California’s chronic housing shortage explained

At its best, journalism shines a light on important issues in the hope that a more informed public will pressure officials to confront and resolve them.

California’s chronic housing shortage is one such problem, and two very recent articles, one in the Los Angeles Times and one in the New York Times, delve into how the crisis has developed and why it is extraordinarily difficult to solve.

The Los Angeles Times details its city’s history of encouraging sprawling family neighborhoods while packing the poor into gated neighborhoods where deadly diseases like COVID-19 run rampant.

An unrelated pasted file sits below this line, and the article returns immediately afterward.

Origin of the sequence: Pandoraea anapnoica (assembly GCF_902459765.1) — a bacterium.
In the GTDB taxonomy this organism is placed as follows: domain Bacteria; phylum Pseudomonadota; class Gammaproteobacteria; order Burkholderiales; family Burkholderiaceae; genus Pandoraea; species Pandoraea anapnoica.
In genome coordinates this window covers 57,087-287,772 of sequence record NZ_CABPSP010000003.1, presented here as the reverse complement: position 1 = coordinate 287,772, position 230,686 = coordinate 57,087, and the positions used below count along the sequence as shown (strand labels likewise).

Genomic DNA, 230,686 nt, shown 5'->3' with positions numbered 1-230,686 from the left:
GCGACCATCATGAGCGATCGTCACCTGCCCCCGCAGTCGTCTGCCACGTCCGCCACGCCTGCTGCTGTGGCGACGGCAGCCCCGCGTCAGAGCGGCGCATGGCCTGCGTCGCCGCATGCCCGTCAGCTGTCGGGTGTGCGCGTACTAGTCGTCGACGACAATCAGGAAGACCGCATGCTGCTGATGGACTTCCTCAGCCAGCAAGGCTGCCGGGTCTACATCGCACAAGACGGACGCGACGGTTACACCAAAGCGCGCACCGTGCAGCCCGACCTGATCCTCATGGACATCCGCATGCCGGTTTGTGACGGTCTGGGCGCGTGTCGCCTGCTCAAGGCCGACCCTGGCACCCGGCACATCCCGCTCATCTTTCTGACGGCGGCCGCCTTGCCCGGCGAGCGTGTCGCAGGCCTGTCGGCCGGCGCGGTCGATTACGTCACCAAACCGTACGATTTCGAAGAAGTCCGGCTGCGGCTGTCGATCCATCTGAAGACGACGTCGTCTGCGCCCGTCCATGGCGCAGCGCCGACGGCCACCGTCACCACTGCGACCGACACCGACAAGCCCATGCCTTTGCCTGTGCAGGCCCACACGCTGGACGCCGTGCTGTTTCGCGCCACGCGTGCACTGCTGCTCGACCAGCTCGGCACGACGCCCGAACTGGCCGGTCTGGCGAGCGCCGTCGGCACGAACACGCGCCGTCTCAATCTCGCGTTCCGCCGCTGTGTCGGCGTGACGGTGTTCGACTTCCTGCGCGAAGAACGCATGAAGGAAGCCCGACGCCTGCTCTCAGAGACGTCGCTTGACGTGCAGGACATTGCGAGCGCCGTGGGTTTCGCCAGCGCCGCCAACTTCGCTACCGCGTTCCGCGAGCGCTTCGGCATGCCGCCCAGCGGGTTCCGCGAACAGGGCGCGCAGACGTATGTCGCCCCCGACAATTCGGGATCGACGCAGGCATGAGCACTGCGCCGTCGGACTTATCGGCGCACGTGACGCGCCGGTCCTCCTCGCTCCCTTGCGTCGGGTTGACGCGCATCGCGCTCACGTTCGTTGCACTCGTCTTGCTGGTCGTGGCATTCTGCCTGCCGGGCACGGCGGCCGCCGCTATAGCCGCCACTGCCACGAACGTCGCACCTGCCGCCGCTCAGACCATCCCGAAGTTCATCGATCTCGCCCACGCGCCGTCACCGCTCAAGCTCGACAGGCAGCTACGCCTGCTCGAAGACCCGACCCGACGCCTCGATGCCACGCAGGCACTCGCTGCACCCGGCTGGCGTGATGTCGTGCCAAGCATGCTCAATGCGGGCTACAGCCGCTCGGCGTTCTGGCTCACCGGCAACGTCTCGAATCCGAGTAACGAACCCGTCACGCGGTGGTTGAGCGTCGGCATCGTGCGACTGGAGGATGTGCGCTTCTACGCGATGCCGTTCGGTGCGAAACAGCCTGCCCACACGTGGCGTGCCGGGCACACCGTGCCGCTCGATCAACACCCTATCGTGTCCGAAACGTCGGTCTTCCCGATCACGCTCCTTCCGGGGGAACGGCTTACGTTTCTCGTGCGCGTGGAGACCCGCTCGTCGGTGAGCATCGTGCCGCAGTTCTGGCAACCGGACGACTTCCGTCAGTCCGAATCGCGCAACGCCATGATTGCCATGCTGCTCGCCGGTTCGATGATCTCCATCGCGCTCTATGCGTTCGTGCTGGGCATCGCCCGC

It begins with the death of Leonard Miranda, “who rented a shed and shared the kitchen, bathroom and dining room in the main house.”

After COVID-19 attacked Miranda, “it spread to a man sleeping on three red pillows in the laundry room. Then to the grandfather and grandson, who wedged two mattresses into one room. By the time COVID-19 ended the three-bedroom house the eight shared, Miranda and the grandfather were dead.

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